Association between ocular trauma and attention-deficit/hyperactivity disorder in adult patients

Keles A., Ilhan C., Karayagmurlu A., Citirik M., Yetkin E., Karatepe M. S., ...More

INDIAN JOURNAL OF OPHTHALMOLOGY, vol.70, no.4, pp.1350-1355, 2022 (SCI-Expanded) identifier identifier identifier

  • Publication Type: Article / Article
  • Volume: 70 Issue: 4
  • Publication Date: 2022
  • Doi Number: 10.4103/ijo.ijo_1363_21
  • Journal Indexes: Science Citation Index Expanded (SCI-EXPANDED), Scopus, Academic Search Premier, BIOSIS, CAB Abstracts, CINAHL, EMBASE, MEDLINE, Veterinary Science Database, Directory of Open Access Journals
  • Page Numbers: pp.1350-1355
  • Keywords: ADHD, attention-deficit/hyperactivity disorder, ocular trauma, trauma, Wender-Utah Rating Scale, DEFICIT HYPERACTIVITY DISORDER, UTAH RATING-SCALE, CHILDREN, INJURIES, SYMPTOMS, POPULATION
  • Istanbul University Affiliated: Yes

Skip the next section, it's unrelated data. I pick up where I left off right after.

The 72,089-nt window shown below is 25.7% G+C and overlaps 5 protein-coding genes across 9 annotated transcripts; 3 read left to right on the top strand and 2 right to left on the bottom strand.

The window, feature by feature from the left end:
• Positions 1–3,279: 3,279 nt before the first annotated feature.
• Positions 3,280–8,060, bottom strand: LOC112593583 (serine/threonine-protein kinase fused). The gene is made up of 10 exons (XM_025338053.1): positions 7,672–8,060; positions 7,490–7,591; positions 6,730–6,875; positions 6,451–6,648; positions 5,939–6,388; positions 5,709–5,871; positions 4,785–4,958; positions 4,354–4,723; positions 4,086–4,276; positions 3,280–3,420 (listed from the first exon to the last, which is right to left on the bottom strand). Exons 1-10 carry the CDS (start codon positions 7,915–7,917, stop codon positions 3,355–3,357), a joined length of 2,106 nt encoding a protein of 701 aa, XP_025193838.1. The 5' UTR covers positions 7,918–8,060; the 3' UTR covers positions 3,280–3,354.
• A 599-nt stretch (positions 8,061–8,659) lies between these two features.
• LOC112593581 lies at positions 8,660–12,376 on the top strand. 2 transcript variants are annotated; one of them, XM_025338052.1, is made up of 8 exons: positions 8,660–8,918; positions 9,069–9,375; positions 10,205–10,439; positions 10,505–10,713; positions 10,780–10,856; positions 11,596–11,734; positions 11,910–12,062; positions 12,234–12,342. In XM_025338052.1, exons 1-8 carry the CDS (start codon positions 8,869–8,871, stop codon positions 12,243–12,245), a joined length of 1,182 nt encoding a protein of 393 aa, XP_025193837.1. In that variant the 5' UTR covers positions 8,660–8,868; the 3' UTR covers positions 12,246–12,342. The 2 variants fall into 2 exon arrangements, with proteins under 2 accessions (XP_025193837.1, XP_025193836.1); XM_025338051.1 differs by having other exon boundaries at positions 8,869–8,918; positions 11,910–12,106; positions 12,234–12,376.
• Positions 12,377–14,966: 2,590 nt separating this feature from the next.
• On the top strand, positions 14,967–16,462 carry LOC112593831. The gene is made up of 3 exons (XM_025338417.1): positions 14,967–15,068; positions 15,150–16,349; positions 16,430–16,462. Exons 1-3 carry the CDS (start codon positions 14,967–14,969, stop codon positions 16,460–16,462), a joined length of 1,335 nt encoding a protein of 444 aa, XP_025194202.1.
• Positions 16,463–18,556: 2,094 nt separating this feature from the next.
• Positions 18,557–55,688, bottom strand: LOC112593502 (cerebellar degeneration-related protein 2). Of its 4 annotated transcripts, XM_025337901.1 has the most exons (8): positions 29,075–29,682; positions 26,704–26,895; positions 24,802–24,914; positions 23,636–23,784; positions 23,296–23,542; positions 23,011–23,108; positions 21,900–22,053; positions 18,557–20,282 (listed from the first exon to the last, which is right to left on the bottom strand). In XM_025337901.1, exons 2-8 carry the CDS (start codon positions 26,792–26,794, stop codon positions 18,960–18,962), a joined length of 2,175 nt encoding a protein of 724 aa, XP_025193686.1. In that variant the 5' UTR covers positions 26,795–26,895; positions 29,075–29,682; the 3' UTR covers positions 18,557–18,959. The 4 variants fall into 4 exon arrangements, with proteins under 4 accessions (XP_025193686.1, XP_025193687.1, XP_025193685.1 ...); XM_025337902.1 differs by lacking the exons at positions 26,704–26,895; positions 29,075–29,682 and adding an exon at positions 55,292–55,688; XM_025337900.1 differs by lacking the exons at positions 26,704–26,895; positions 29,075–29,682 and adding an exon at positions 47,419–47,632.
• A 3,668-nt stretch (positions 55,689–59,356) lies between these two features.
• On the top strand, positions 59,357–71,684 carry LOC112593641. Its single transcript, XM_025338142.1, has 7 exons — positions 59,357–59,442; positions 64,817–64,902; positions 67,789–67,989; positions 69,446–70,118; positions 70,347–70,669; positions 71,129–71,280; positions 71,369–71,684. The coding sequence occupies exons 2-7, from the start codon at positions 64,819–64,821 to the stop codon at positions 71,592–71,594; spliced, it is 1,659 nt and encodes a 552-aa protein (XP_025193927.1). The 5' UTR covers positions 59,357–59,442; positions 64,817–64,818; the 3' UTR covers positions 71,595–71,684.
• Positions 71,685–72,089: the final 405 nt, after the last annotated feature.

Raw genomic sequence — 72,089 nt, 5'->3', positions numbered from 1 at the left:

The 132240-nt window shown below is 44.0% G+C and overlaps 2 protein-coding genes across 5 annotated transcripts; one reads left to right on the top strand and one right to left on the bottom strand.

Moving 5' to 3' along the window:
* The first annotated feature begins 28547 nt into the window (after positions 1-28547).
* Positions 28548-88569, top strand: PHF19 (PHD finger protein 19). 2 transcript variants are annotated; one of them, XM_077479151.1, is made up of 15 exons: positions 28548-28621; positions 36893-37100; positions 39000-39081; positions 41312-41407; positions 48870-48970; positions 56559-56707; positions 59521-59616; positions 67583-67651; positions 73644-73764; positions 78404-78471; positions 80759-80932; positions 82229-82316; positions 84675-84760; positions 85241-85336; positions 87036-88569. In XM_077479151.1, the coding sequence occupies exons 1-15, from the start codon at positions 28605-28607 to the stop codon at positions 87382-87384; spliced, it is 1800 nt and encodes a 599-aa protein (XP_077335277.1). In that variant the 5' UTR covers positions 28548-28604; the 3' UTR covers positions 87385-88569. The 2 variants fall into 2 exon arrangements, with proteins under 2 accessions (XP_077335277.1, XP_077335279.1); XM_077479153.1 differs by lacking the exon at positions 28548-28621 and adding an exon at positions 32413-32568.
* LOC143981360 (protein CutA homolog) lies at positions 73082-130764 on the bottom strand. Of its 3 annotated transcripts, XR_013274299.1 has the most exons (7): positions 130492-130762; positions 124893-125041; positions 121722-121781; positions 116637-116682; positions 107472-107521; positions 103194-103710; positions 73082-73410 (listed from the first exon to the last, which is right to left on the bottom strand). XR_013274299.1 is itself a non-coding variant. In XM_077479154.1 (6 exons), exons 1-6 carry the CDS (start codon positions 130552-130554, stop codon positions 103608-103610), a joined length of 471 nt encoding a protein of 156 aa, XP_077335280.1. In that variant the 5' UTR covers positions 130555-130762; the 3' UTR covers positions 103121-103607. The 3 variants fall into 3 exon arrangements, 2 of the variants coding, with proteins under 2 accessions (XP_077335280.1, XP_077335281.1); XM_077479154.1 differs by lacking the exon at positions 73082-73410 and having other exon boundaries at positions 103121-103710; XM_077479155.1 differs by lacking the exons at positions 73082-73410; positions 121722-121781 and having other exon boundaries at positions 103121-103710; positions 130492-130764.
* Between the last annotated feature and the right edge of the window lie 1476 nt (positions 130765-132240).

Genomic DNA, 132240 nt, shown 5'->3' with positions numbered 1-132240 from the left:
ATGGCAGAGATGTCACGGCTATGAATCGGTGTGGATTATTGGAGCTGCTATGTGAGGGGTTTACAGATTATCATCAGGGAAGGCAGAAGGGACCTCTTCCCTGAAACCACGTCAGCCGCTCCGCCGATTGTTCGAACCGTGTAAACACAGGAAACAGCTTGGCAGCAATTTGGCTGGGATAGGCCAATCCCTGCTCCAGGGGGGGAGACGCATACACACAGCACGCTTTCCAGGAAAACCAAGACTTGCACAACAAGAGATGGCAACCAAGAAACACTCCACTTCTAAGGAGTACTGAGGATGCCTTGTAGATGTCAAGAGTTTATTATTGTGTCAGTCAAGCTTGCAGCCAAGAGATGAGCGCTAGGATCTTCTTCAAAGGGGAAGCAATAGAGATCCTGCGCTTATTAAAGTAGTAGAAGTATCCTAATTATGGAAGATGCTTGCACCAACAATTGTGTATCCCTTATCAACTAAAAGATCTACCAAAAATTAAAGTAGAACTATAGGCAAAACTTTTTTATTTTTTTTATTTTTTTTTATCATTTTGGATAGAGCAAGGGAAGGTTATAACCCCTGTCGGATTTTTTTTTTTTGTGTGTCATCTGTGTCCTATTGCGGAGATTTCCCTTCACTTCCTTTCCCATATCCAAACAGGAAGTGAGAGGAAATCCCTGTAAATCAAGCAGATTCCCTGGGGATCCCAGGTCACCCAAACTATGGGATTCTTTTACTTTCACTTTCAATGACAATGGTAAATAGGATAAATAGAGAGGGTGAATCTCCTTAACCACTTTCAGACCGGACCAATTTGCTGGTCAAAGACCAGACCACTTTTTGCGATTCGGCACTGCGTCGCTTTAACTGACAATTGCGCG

Purpose: To investigate the potential relationship between ocular trauma and attention-deficit/hyperactivity disorder (ADHD)-related clinical outcomes in adults. Methods: This prospective case-control study included 108 ocular trauma patients and 90 age-sex-matched healthy control. The ocular trauma group was separated into the subgroups home accident, outdoor activity, and work related in terms of the reasons for ocular trauma, and as ocular surface problems, blunt trauma-related, and open globe injury in terms of the clinical findings. The ADHD-related clinical outcomes were evaluated using the Wender-Utah Rating Scale (WURS). The outcomes were compared between ocular trauma and control groups, and ocular trauma subgroups. Results: The demographic characteristics of ocular trauma groups and controls were similar (P > 0.05, for all). In comparison to the control group, the ocular trauma group had higher total WURS score and WURS subscale scores, but not significantly (P > 0.05, for all). According to comparisons of the subgroups separated by the reasons, there was significant difference in the mean behavioral problems/impulsivity scores in favor of outdoor activities (P = 0.015). On the other hand, the mean scores for WURS subscales of the subgroups separated by the clinical findings were similar (P > 0.05, for all). Conclusion: WURS scores in ocular trauma patients are similar to control; however, the score in behavioral problems/impulsivity subscales is higher for ocular trauma caused by outdoor activities.